Rabbit Hemorrhagic Disease Virus is a Calcivirus in Lagovirology which can infect both domestic and wild rabbits. It causes massive internal bleeding which has a high mortality rate (nearly 100%) and kills rabbits within 72 hours. Rabbits that survive are infectious for up to 15 weeks/105 days/3.5 months. The virus can persist in a number of environments outside a host body for up to 105 days or 15 weeks or 3.5 months. It can survive cold environments and the freezing and thawing process. It can survive longer in a host dead or alive and persists in contaminated meat. It is transmitted by pests such as flies fleas ticks and mosquitoes. It is also transmissible in contaminated clothing fecal matter and urine or direct contact with an infected individual immune or not that has been infected. The disease, while hardy in cold environments and within hosts is vulnerable to PH levels of 12 and above. So antibacterial soaps and strong bases. The virus is also vulnerable to extreme heat. Temperatures above 72 degrees Fahrenheit it can only persist up to 35 days, above 99 degrees Fahrenheit it can only persist for 7 days or 1 week and in temperatures above 122 degrees it will only last for 1 hour.
I will post links below to the places I found this information and related information to keep people up to date on ways to fight the disease.
I believe a campaign against the disease using weed torches to burn infected pests and dead bodies, inoculating wild rabbits using MedGenes 2 stage inactive vaccine, and microchipping for easy ID and medical history, could nearly eliminate the presence of RHDV2 within the United States. The EU vaccines have proven effective for up to 1 year before requiring a booster, so I am hoping the MedGene will give us a minimum of one year inoculation against the virus which again brings us to next summer (the environment in which the disease is weakest and less transmissible). I have already emailed this strategy to the head of the small animals program for the department of agriculture for the state of Florida. Florida has had 3 cases, all isolated incidents in domestic rabbits with no spread to the wild population and all sites have been disinfected. It is widely believed that the issue was imported hay from infected states as most hay comes from the midwest where the virus is present in the wild populations. I am still going over the research from the WLS conference, but I wasn't able to record any of the materials and no copies of the powerpoint were distributed, so anything I didn't personally view is information I don't have. I am working tirelessly to assist the scientific community despite my lack of education, I believe I can help offer creative solutions to help save both wild and domestic rabbits and hares.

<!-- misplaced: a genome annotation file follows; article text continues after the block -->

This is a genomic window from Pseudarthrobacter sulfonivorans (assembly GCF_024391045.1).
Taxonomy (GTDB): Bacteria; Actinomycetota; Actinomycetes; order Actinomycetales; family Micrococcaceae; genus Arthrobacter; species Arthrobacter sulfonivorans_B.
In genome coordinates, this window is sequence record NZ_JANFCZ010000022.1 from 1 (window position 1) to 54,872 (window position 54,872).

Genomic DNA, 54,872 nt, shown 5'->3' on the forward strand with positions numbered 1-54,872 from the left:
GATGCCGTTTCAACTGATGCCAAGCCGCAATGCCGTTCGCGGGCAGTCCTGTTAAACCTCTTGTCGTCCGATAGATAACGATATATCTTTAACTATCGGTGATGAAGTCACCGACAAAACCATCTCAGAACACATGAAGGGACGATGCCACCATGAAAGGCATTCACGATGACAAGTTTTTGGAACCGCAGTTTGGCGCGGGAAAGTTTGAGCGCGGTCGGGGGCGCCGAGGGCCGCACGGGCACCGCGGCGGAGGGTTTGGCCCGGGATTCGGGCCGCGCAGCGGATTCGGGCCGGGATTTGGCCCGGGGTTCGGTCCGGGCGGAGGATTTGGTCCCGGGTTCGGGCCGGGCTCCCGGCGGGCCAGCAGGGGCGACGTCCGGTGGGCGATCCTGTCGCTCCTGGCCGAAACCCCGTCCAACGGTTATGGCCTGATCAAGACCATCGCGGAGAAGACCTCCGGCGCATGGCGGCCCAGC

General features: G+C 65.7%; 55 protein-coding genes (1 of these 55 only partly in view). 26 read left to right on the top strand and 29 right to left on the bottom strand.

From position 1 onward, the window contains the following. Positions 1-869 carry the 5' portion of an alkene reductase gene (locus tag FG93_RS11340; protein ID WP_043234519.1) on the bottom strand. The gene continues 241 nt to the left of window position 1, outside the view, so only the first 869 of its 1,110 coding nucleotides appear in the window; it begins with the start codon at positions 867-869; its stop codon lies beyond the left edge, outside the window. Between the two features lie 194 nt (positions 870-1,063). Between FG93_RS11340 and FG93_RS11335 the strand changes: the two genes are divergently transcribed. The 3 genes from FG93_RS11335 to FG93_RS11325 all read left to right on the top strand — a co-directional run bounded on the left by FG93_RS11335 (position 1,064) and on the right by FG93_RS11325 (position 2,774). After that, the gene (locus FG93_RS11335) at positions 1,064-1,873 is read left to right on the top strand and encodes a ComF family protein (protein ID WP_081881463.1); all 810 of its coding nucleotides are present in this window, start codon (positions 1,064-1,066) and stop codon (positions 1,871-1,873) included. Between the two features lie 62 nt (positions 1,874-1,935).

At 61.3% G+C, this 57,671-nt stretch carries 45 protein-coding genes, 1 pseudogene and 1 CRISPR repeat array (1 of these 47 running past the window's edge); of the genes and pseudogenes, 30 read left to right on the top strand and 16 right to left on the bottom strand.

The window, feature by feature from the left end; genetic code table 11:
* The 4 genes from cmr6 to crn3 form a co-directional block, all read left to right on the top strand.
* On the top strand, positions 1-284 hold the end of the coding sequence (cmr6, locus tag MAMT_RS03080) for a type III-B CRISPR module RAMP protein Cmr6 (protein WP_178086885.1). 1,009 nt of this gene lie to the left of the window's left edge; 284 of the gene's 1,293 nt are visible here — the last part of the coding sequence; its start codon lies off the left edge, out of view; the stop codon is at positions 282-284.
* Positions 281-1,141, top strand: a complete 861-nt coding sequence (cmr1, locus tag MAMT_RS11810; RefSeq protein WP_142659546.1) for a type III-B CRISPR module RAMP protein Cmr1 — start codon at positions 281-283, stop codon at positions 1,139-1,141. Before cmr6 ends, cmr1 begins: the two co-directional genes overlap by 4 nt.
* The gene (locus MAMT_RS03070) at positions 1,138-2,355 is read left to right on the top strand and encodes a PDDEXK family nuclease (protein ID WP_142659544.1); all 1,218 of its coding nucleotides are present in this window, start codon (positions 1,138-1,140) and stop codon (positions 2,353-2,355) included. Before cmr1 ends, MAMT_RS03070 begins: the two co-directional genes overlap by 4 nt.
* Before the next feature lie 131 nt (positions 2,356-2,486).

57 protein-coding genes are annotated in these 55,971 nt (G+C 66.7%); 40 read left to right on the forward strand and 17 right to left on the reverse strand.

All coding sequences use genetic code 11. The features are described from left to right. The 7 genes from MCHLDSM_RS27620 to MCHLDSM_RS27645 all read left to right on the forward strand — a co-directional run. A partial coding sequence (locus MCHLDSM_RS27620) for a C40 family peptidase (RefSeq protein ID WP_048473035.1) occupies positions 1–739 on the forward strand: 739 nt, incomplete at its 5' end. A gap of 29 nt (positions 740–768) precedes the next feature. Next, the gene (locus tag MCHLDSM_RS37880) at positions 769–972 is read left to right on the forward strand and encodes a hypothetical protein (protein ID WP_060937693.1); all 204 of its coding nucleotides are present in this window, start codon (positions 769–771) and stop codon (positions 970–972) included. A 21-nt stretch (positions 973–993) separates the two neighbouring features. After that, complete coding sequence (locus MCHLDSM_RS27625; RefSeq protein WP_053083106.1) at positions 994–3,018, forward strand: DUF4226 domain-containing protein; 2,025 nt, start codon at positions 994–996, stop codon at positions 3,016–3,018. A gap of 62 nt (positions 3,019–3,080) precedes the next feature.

Most agencies, researchers or organizations I contact are dismissive and condescending. They find me annoying and their focus is often split amongst several industries. Not only am I considered unimportant, but often times a burden. I am learning as fast as I can. The scientific community is a lot to digest and the information is difficult to navigate. I fight every single day to improve the welfare of the rabbit community and I am inclusive and share knowledge freely. It is getting harder to work alone, but every once in awhile I get some affirmation from people in my field. I keep my doors open for rabbits in need even with the RHDV risk. I have strict quarantine protocols, but I know that even with that I am still at risk and saving an additional rabbit has little impact on that risk for now. The hay I use could be infected. I actually bought a bale of hay that had a rabbits foot in the middle. My clothes could be infected unknowingly and I could bring it in the house. A customer could accidentally bring it to me. This virus is efficient and unforgiving, but isolation brings few benefits. If you are in a hot zone get the vaccine regardless of the cost (60-100 as of now), if you are getting hay try heat treating it or quarantining for an extended period, if you see a dead rabbit call animal control and don't make contact. Do the best you can for biosecurity, but I know good security is too expensive and perfect security is a myth.
I hope that despite the virus you all persist.